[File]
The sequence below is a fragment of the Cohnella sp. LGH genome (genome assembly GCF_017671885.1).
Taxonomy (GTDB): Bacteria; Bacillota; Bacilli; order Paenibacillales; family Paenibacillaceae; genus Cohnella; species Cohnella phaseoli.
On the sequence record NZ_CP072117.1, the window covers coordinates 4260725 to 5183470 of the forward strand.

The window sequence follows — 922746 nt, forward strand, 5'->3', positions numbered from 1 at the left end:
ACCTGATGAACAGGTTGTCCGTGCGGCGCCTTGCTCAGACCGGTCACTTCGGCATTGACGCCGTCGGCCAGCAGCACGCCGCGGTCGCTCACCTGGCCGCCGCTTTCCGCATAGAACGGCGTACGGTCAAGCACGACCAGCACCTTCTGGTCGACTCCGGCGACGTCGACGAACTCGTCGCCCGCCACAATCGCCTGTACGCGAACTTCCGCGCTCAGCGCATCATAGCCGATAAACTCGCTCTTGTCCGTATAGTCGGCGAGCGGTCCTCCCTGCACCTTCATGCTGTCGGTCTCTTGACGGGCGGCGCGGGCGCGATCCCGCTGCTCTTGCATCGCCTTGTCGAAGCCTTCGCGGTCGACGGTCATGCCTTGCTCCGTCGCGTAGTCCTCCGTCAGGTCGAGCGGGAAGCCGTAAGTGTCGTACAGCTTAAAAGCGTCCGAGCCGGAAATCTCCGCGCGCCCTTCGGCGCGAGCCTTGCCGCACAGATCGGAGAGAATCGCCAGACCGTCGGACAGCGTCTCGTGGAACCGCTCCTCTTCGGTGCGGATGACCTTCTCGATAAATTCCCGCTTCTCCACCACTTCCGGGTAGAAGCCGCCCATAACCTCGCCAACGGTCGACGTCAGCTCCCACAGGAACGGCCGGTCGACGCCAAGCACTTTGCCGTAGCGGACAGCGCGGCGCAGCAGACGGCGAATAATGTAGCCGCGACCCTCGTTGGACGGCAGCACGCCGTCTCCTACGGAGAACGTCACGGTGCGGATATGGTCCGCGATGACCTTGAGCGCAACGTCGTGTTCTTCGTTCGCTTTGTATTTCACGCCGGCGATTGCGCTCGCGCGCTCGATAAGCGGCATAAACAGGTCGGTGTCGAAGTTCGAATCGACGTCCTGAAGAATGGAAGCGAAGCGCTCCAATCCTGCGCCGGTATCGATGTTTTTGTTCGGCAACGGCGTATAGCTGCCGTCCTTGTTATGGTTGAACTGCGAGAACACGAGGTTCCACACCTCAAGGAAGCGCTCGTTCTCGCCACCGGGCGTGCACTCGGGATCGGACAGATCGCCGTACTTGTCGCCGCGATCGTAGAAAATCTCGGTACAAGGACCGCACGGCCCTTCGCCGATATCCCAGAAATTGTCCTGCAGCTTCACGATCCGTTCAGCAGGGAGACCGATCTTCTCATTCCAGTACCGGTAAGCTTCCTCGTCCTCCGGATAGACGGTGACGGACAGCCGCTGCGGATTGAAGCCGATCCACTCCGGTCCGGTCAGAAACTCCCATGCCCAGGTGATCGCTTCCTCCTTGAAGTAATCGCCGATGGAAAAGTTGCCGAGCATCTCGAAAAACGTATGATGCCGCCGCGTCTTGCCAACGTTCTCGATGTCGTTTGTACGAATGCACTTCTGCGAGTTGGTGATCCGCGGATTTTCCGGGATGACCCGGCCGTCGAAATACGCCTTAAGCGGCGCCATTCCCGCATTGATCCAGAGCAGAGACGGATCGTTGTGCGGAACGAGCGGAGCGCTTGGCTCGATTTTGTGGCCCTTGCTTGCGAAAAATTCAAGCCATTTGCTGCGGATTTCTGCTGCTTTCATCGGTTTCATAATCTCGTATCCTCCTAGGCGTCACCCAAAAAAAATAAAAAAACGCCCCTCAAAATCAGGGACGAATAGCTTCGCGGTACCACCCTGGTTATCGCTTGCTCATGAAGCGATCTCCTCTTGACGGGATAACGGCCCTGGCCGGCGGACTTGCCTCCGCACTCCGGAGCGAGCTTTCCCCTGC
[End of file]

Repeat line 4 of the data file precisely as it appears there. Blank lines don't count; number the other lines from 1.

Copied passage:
The window sequence follows — 922746 nt, forward strand, 5'->3', positions numbered from 1 at the left end: